Effects of aerosols and atmospheric boundary layer dynamics on refractive index fluctuations: implications for Free-Space Optical communication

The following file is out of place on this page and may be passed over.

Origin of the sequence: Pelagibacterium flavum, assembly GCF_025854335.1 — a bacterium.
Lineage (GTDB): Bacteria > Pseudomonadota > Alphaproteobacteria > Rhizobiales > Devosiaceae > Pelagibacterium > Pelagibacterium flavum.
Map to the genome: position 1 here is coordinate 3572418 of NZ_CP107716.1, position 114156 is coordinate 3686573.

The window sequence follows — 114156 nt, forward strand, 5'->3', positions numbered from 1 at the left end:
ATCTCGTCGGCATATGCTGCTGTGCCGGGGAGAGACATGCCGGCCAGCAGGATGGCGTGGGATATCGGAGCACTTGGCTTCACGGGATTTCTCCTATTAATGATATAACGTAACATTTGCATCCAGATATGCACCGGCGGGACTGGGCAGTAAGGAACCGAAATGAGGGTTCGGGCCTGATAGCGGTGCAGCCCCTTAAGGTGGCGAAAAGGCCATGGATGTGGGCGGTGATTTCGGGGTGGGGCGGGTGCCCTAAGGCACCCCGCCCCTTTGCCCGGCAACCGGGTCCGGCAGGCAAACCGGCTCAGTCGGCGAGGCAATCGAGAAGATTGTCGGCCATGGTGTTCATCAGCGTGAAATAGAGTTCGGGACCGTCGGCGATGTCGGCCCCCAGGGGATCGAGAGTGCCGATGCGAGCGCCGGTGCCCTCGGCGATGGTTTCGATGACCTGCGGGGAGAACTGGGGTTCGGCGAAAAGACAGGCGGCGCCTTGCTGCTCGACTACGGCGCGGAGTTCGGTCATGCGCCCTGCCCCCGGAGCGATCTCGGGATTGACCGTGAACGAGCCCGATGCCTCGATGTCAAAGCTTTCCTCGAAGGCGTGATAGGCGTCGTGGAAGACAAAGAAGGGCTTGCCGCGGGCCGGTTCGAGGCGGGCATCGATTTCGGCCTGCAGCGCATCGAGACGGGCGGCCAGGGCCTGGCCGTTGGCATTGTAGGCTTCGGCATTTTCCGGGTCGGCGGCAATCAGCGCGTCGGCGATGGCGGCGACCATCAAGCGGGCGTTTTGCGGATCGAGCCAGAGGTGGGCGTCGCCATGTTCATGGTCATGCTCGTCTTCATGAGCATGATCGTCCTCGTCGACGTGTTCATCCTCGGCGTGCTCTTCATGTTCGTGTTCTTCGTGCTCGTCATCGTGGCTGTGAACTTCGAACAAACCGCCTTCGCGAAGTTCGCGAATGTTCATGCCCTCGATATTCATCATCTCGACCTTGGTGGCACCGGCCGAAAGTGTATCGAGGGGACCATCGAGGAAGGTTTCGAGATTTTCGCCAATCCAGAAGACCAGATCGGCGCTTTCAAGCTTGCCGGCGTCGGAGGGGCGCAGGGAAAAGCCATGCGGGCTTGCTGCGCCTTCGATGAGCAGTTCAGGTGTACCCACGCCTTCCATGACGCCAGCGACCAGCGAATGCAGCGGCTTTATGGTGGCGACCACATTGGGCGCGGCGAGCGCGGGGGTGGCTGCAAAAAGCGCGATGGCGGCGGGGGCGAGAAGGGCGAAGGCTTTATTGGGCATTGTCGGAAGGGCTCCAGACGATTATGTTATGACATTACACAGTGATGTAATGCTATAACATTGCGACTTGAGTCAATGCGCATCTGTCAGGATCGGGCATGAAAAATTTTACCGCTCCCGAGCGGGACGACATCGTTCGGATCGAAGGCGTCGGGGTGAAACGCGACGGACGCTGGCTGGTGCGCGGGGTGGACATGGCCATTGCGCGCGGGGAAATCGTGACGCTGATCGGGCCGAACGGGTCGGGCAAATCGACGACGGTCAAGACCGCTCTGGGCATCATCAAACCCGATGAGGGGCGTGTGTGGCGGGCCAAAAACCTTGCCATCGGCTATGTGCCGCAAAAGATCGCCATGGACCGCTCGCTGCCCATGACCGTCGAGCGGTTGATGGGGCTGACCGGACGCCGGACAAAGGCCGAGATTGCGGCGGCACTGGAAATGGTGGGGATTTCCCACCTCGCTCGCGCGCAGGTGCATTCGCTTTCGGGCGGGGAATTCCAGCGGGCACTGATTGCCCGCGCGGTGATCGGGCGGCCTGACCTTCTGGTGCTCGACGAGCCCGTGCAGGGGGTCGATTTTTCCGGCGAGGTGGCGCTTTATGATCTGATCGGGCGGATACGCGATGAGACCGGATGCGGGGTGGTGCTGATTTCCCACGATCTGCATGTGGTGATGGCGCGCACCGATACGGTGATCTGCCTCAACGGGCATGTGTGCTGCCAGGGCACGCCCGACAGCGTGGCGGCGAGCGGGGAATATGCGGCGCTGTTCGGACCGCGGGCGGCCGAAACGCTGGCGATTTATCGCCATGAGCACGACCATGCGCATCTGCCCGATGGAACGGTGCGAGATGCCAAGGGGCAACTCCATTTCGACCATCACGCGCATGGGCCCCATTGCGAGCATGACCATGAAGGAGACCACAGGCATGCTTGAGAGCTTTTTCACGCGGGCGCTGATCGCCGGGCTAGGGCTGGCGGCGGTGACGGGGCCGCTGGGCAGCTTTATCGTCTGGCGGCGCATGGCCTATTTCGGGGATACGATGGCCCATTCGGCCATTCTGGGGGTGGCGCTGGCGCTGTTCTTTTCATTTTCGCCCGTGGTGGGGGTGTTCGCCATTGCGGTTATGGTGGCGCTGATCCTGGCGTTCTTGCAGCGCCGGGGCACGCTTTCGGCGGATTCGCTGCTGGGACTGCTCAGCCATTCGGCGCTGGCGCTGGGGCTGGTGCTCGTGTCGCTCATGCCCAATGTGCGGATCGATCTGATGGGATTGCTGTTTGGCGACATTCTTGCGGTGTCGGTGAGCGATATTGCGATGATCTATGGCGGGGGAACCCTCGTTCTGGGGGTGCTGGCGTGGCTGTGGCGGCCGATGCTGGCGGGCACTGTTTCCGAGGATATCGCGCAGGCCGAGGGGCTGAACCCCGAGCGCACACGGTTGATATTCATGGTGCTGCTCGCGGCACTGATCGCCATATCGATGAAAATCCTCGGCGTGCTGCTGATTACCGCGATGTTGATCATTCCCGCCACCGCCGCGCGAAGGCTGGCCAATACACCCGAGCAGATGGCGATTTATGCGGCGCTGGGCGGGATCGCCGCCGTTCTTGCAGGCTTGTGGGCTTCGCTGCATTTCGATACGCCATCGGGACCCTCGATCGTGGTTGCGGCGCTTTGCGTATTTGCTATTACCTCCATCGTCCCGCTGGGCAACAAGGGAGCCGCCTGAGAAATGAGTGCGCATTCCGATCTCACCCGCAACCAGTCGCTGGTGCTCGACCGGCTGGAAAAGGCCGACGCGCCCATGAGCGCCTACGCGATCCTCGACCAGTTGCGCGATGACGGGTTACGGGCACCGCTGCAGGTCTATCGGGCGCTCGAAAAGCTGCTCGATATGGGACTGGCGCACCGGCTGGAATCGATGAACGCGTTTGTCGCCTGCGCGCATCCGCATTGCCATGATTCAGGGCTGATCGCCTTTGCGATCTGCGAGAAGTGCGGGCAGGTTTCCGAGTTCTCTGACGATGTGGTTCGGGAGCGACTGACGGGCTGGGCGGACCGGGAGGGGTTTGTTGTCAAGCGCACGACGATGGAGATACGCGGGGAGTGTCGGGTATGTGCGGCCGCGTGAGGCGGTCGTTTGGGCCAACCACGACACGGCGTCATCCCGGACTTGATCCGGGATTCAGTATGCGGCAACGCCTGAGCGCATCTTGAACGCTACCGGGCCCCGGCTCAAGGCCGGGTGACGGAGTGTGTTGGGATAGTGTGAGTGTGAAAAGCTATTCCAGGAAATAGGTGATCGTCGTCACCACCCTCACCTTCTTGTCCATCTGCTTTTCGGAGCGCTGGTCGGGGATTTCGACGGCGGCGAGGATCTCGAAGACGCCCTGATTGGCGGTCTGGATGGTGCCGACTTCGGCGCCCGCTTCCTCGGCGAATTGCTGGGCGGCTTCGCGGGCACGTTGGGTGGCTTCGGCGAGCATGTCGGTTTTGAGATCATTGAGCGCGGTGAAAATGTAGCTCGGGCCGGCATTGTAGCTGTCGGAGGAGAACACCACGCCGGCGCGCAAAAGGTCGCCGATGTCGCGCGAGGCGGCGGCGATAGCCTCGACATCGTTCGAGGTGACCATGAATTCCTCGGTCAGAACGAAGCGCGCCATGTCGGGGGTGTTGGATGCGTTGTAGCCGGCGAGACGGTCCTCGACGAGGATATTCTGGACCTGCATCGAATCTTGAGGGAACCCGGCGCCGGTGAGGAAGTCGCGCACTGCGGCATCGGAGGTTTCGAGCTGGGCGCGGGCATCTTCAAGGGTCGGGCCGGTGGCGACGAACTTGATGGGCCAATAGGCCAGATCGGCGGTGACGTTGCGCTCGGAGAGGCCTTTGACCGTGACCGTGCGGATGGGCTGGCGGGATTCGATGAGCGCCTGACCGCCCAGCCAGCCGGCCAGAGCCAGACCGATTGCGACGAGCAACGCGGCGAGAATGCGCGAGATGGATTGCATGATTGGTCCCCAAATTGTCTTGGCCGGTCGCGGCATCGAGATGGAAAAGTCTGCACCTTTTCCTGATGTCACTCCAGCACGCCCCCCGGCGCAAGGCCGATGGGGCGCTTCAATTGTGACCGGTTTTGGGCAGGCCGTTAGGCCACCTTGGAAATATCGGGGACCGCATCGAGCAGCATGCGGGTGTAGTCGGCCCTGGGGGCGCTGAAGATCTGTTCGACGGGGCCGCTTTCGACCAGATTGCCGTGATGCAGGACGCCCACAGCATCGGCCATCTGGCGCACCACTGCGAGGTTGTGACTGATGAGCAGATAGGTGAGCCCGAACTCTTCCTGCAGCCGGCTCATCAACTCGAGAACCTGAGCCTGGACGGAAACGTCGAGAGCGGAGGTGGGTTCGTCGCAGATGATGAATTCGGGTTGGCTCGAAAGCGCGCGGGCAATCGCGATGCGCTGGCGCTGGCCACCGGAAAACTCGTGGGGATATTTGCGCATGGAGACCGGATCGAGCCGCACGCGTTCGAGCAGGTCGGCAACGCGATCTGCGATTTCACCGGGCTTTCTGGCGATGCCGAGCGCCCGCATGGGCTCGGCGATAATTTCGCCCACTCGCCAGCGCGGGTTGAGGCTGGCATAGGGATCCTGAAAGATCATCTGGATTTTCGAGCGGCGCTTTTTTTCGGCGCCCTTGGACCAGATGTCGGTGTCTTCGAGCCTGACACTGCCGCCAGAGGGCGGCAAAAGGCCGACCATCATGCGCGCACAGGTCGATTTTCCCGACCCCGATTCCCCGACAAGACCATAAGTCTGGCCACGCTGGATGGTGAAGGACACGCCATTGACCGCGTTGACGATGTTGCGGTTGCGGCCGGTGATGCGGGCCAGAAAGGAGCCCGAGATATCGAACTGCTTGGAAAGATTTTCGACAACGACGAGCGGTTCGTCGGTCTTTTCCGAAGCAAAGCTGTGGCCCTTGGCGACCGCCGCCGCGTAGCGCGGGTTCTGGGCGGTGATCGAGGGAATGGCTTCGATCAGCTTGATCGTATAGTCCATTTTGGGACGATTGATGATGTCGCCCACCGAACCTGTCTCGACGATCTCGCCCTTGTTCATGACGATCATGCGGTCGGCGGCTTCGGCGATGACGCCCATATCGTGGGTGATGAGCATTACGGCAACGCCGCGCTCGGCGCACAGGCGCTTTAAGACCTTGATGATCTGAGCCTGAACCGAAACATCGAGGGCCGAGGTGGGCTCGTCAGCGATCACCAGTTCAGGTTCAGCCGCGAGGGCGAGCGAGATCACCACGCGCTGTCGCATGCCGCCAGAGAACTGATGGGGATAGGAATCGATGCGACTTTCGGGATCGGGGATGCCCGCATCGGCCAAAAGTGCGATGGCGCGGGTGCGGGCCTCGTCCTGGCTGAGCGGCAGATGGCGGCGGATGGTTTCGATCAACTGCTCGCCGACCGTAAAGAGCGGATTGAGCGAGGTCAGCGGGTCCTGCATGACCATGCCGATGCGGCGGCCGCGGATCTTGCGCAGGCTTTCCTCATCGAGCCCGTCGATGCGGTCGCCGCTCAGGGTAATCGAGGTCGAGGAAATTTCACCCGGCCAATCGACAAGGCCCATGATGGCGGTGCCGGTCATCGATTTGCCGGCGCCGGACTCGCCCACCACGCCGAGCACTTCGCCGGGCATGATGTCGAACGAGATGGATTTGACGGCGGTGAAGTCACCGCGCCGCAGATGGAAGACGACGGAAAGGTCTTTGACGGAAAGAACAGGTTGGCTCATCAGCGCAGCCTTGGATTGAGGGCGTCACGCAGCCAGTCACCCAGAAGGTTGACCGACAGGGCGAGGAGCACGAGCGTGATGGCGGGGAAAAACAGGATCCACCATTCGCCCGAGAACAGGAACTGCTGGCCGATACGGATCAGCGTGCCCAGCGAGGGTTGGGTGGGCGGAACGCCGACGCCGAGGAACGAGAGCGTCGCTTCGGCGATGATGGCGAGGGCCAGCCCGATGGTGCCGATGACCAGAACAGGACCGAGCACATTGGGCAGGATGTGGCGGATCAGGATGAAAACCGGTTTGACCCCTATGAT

Laser communication through atmospheric channels is an emerging wireless technology, commonly known as Free-Space Optical (FSO) communication. It facilitates unprecedented channel capacity and very large bandwidth, favouring huge-volume data transfer across spatially separated locations. The performance of FSO links depend largely on the atmospheric channel state. There are two main processes leading to signal degradation in FSO links: attenuation due to scattering and absorption, and intensity fluctuations due to scintillation and beam wander (represented using the refractive index structure parameter C_n^2). While the attenuation effects can be quantified and compensated, it is difficult to quantify C_n^2, owing to the inherent randomness of atmospheric turbulence. Due to its large spatio-temporal and vertical variations, and wide range of physical, optical, and chemical properties, aerosols, the tiny solid/liquid particles suspended in the air, can introduce considerable inhomogeneity in the atmosphere. Even though the effects of aerosol scattering and absorption on laser propagation and FSO communication have been reported previously, studies on the radiative effects of aerosols and the resulting temperature (and refractive index) fluctuations are nonexistent. This thesis, reports for the first time, the heating effects of aerosols such as Black Carbon (BC) on C_n^2 and their implications for FSO communication, using dedicated in-situ observations, multi-satellite data analysis, balloon observations, and radiative transfer modelling. Absorption of solar radiation by aerosols will heat the atmosphere and induce perturbations in C_n^2, the strength of which depend on the vertical distribution and residence time of aerosols, besides their absorption properties. Heating of higher levels of the atmosphere by absorption of solar radiation by elevated BC (EBC) layers suppresses C_n^2. This acts as a positive feedback and sustains the reduced C_n^2 at EBC layer. Though the higher BC concentration within the EBC layer leads to higher signal attenuation due to absorption, this effect is alleviated by the large suppression of C_n^2 and the consequent reduction in beam wander. This makes EBC layers conducive for implementing high-performance, cost-effective aerial FSO communication links. Hence, BC aerosols, usually looked upon as a bane in FSO communication, can be a boon in aerial FSO communication. Atmospheric Boundary Layer (ABL) dynamics regulates the temporal variations in C_n^2. A comprehensive characterization of ABL, simultaneous with aerosol measurements, has been carried out at a semi-arid region in peninsular India, to find out the role of ABL dynamics (and the resulting impacts on aerosols) on FSO communication. The daytime temporal variations in mixing layer height and the impact of those on the concentration and vertical distribution of aerosols are modelled using location and season specific data. During daytime, temperature fluctuations controls C_n^2, whereas during nighttime, it is the wind shear induced fluctuations that control C_n^2. Inverse relationship between BC and C_n^2 has been observed, which is strongest close to the local noon and subdued under high wind speeds. The immediate response of C_n^2 to BC aerosols depends on the BC concentration, ABL dynamics, and time of the day. The merits of reduced C_n^2 during nighttime are vitiated by the high aerosol extinction, due to which the nocturnal signal-to-noise ratio will not be as high as expected. The fractional contribution of aerosols could be as high as 25% during the convectively stable atmospheric conditions and can impart more than 2 dB attenuation to FSO links, with distinct diurnal variations imparted by the ABL dynamics. Finally, the effects of aerosols and ABL dynamics on the performance of vertical FSO communication links are characterized in terms of data rate, coherence length, and scintillation index. Scintillation index for up and down FSO links exhibit strong seasonality, with higher values during pre-monsoon summer when higher surface layer optical turbulence and stronger convective activities persist. The temporal variations in the data rate of vertical FSO links, thus estimated, show reduction as high as 7 Gb s-1 due to aerosol-induced perturbations. The results from this thesis highlight the immediate requirement of incorporating the effects of aerosols in C_n^2 models, and while estimating the FSO communication link budget.